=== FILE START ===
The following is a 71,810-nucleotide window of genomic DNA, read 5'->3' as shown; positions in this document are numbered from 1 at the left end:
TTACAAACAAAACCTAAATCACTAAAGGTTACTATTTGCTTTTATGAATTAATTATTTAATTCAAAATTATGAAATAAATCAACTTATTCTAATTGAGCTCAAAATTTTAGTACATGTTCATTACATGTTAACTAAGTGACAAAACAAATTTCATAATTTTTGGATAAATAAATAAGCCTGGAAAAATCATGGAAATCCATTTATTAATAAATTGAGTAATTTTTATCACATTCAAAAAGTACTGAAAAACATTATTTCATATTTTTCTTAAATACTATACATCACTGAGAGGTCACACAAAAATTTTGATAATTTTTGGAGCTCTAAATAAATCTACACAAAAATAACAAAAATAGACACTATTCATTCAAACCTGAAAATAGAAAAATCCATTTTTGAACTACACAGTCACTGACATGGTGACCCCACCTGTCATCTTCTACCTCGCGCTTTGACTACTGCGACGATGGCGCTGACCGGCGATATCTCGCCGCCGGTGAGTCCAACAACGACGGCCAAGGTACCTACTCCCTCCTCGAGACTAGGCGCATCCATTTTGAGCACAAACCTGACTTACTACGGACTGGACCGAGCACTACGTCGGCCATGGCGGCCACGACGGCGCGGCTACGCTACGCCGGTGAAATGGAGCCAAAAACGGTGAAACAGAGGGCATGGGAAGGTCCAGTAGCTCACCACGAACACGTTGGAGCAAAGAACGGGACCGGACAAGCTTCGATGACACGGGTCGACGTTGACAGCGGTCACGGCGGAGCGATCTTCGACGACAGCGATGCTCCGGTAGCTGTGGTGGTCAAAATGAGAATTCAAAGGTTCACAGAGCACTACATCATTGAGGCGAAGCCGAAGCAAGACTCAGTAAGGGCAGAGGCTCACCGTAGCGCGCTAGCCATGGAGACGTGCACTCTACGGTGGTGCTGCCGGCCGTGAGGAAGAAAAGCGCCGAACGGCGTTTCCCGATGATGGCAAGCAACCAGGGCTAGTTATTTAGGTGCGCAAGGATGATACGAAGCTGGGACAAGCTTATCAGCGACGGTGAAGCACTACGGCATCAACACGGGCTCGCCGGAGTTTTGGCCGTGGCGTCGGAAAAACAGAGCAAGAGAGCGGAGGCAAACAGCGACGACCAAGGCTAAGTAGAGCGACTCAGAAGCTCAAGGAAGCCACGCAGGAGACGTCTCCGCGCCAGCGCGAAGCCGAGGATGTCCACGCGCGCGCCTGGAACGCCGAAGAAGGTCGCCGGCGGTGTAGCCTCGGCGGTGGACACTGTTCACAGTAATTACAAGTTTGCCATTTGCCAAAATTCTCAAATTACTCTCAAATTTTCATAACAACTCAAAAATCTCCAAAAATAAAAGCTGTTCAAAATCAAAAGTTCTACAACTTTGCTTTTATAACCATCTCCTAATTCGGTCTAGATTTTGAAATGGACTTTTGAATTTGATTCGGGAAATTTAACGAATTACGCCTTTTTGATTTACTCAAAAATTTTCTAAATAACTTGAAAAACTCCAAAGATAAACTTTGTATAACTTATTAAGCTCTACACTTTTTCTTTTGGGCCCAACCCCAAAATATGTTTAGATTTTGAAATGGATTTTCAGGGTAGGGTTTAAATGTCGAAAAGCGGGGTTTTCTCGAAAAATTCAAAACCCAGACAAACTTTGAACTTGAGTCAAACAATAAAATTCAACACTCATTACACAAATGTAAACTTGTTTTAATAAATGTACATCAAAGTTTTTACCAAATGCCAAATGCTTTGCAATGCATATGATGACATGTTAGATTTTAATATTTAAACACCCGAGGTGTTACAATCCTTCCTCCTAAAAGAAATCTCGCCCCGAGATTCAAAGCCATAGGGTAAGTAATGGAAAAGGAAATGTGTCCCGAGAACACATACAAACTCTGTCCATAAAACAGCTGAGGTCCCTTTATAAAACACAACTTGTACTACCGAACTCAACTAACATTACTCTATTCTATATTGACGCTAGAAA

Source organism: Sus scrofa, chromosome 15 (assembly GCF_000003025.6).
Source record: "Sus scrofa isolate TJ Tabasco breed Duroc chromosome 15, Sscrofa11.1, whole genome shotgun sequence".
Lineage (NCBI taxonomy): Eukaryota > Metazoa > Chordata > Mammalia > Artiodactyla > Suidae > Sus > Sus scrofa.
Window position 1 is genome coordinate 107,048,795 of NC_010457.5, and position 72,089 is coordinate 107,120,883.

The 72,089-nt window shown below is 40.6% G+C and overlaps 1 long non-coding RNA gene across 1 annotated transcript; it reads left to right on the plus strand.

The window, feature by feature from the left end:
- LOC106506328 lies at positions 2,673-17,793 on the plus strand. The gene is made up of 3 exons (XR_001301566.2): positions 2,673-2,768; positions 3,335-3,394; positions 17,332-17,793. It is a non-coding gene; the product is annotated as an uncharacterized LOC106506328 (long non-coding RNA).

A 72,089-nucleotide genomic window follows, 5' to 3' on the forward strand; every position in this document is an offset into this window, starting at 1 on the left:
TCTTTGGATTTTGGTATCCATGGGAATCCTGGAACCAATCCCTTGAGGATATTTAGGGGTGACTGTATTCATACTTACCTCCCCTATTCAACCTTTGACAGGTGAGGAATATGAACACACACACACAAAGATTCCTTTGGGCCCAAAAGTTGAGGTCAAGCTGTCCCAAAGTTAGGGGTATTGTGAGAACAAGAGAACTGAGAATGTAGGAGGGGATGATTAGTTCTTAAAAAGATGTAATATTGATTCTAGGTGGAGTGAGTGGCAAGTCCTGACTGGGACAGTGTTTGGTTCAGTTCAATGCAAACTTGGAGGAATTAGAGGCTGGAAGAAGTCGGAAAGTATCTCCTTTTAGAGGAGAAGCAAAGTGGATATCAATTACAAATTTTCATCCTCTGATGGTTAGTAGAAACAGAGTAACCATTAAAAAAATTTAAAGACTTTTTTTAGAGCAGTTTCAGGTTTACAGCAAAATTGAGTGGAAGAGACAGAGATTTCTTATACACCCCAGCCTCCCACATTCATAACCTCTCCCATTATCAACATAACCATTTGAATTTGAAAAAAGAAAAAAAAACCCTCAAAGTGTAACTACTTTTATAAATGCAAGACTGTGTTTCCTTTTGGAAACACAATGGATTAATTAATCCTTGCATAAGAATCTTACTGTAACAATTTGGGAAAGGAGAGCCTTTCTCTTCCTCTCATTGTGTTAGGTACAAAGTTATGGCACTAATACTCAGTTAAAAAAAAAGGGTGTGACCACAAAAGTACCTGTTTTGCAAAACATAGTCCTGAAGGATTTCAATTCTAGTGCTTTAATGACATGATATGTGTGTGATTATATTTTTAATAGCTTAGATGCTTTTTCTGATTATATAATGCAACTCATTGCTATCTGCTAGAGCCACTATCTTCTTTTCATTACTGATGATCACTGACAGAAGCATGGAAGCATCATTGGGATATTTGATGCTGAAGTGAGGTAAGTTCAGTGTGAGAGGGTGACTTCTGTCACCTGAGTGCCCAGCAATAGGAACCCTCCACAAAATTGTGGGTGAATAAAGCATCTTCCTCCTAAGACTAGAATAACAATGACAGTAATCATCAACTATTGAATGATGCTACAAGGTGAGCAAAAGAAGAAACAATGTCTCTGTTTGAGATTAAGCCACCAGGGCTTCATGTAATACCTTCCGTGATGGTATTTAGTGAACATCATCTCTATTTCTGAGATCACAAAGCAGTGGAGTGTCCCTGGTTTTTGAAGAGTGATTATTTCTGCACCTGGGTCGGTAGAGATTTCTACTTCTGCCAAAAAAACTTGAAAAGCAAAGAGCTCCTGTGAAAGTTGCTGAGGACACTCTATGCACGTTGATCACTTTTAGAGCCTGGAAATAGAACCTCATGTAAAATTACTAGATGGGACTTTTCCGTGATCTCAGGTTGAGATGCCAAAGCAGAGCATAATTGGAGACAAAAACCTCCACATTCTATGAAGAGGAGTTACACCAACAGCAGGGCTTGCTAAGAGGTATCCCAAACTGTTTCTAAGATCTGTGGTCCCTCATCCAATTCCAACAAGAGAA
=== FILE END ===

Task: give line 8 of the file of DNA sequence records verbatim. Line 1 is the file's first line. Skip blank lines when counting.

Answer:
The window, feature by feature from the left end: